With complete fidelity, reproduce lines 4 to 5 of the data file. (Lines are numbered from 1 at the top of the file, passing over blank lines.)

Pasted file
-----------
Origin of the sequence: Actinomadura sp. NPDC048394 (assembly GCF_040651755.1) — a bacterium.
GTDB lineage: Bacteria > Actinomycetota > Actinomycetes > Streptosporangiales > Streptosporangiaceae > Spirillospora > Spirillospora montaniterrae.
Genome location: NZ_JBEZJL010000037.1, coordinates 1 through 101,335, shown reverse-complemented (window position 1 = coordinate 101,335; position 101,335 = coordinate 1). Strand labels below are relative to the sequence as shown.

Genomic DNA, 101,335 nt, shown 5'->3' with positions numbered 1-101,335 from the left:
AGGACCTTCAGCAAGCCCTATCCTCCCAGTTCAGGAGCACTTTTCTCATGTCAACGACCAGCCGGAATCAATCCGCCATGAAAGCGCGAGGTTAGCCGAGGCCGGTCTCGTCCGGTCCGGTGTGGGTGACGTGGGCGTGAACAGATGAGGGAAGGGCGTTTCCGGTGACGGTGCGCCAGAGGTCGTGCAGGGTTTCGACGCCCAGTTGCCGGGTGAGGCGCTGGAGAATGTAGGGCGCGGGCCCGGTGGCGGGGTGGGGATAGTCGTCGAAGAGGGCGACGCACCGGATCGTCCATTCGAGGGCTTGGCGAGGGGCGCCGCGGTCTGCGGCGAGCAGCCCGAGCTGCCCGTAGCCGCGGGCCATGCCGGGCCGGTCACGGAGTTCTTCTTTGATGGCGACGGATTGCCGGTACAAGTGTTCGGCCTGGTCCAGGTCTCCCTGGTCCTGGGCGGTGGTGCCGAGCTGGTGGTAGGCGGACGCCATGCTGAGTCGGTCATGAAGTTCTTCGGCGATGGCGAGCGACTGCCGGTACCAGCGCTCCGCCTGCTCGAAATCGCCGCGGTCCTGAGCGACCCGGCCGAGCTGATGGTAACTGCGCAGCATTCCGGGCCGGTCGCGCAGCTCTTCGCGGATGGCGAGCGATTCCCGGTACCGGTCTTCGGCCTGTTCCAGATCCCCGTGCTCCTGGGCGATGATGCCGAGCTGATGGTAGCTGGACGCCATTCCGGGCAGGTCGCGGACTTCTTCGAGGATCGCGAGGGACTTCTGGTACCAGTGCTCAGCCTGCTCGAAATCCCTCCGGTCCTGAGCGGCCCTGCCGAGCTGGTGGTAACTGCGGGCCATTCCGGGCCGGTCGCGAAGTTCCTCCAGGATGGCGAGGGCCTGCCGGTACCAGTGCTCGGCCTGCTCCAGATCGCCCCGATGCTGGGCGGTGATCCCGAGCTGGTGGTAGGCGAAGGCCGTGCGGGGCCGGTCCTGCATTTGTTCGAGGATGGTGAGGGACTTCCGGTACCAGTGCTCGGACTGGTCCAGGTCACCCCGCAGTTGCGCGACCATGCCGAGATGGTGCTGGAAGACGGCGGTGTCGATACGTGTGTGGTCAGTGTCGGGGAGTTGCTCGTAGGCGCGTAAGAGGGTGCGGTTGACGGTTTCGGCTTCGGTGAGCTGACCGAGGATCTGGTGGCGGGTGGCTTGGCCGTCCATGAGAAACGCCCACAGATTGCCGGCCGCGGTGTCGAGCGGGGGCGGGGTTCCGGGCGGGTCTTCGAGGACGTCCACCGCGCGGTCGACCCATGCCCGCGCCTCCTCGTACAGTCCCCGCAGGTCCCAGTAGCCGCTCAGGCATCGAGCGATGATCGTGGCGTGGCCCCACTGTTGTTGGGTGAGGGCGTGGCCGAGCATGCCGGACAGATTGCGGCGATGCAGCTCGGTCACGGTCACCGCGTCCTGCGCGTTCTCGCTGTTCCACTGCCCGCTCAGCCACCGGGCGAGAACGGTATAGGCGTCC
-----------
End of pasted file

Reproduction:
Genomic DNA, 101,335 nt, shown 5'->3' with positions numbered 1-101,335 from the left:
AGGACCTTCAGCAAGCCCTATCCTCCCAGTTCAGGAGCACTTTTCTCATGTCAACGACCAGCCGGAATCAATCCGCCATGAAAGCGCGAGGTTAGCCGAGGCCGGTCTCGTCCGGTCCGGTGTGGGTGACGTGGGCGTGAACAGATGAGGGAAGGGCGTTTCCGGTGACGGTGCGCCAGAGGTCGTGCAGGGTTTCGACGCCCAGTTGCCGGGTGAGGCGCTGGAGAATGTAGGGCGCGGGCCCGGTGGCGGGGTGGGGATAGTCGTCGAAGAGGGCGACGCACCGGATCGTCCATTCGAGGGCTTGGCGAGGGGCGCCGCGGTCTGCGGCGAGCAGCCCGAGCTGCCCGTAGCCGCGGGCCATGCCGGGCCGGTCACGGAGTTCTTCTTTGATGGCGACGGATTGCCGGTACAAGTGTTCGGCCTGGTCCAGGTCTCCCTGGTCCTGGGCGGTGGTGCCGAGCTGGTGGTAGGCGGACGCCATGCTGAGTCGGTCATGAAGTTCTTCGGCGATGGCGAGCGACTGCCGGTACCAGCGCTCCGCCTGCTCGAAATCGCCGCGGTCCTGAGCGACCCGGCCGAGCTGATGGTAACTGCGCAGCATTCCGGGCCGGTCGCGCAGCTCTTCGCGGATGGCGAGCGATTCCCGGTACCGGTCTTCGGCCTGTTCCAGATCCCCGTGCTCCTGGGCGATGATGCCGAGCTGATGGTAGCTGGACGCCATTCCGGGCAGGTCGCGGACTTCTTCGAGGATCGCGAGGGACTTCTGGTACCAGTGCTCAGCCTGCTCGAAATCCCTCCGGTCCTGAGCGGCCCTGCCGAGCTGGTGGTAACTGCGGGCCATTCCGGGCCGGTCGCGAAGTTCCTCCAGGATGGCGAGGGCCTGCCGGTACCAGTGCTCGGCCTGCTCCAGATCGCCCCGATGCTGGGCGGTGATCCCGAGCTGGTGGTAGGCGAAGGCCGTGCGGGGCCGGTCCTGCATTTGTTCGAGGATGGTGAGGGACTTCCGGTACCAGTGCTCGGACTGGTCCAGGTCACCCCGCAGTTGCGCGACCATGCCGAGATGGTGCTGGAAGACGGCGGTGTCGATACGTGTGTGGTCAGTGTCGGGGAGTTGCTCGTAGGCGCGTAAGAGGGTGCGGTTGACGGTTTCGGCTTCGGTGAGCTGACCGAGGATCTGGTGGCGGGTGGCTTGGCCGTCCATGAGAAACGCCCACAGATTGCCGGCCGCGGTGTCGAGCGGGGGCGGGGTTCCGGGCGGGTCTTCGAGGACGTCCACCGCGCGGTCGACCCATGCCCGCGCCTCCTCGTACAGTCCCCGCAGGTCCCAGTAGCCGCTCAGGCATCGAGCGATGATCGTGGCGTGGCCCCACTGTTGTTGGGTGAGGGCGTGGCCGAGCATGCCGGACAGATTGCGGCGATGCAGCTCGGTCACGGTCACCGCGTCCTGCGCGTTCTCGCTGTTCCACTGCCCGCTCAGCCACCGGGCGAGAACGGTATAGGCGTCC